It says that this increase for urban resident consumers is very high.
The report says that the competitive advantage that many Bhutanese manufacturing industries have is the relatively cheap electricity which has been the only reason why many power intensive industries have been set up along the southern foothills on Bhutan close to the Indian border.
It says there is no way in which Bhutanese industries can compete with the cheap labor or the low transportation rates in India and the neighboring countries. The report says that these industries add a lot of value to the Bhutanese economy by way of bringing in much needed Indian Rupees/convertible currency, providing jobs, paying taxes to the Government, and other positive multiplier effects to the economy as a whole.
The report warns revised electricity tariff will translate into many businesses closing shop as the relatively cheap electricity rates that gave many Bhutanese industries the competitive edge as compared to their counterparts in India and other countries will no longer exist.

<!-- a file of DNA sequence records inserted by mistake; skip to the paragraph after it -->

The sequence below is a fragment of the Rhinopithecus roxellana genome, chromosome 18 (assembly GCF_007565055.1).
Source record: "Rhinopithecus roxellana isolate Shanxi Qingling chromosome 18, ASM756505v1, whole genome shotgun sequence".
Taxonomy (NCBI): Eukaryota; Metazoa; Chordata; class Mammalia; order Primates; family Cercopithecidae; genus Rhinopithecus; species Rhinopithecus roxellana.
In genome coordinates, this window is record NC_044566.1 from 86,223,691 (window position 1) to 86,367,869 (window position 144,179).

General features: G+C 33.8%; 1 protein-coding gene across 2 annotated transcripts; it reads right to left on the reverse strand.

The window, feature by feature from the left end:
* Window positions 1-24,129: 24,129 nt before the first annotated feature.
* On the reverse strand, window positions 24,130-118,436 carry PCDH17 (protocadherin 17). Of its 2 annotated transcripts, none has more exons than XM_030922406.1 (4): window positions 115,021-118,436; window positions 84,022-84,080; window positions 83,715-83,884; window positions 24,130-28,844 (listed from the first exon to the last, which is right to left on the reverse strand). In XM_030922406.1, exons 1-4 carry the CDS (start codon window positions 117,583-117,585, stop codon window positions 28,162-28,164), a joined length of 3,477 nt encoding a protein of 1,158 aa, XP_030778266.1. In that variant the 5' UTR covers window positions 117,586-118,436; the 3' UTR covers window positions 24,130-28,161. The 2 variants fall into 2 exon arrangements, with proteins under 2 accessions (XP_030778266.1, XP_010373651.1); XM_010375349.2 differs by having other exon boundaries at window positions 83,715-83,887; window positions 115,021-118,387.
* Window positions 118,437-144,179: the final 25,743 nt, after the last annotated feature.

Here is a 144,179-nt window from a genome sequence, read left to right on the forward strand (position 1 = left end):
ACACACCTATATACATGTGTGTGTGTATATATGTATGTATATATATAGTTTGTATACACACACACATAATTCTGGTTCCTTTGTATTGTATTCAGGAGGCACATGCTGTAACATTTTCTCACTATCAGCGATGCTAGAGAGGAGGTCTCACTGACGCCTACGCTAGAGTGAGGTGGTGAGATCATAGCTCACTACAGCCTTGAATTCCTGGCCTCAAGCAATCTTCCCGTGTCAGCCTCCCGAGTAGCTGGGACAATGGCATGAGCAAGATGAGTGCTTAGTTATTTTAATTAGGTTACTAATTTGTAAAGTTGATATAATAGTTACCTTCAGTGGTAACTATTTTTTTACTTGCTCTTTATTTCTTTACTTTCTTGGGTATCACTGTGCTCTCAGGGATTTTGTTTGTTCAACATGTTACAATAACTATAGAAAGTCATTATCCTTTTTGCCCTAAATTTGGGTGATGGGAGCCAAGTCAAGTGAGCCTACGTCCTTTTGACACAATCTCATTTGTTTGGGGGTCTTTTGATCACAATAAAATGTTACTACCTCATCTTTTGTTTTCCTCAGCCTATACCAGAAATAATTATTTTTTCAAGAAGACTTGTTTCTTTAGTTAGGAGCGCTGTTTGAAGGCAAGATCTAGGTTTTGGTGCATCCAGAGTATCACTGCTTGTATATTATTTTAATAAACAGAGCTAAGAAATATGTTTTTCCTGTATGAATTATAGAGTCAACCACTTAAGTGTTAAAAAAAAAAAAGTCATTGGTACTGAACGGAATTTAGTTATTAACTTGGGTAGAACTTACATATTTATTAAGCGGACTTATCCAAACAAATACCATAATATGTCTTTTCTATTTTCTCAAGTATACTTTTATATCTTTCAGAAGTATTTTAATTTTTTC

The BCCI also claims that Bhutan Power Corporation and Druk Green Power Corporation are already making huge annual profits, more than any other companies in Bhutan. It says that “Revising the electricity tariff upwards to make the two state- run monopolies more profitable at the cost of the industrial sector and the business community is not in line with ensuring a balanced and holistic growth of the overall economy. Such a growth model is flawed and is not sustainable in the long run.”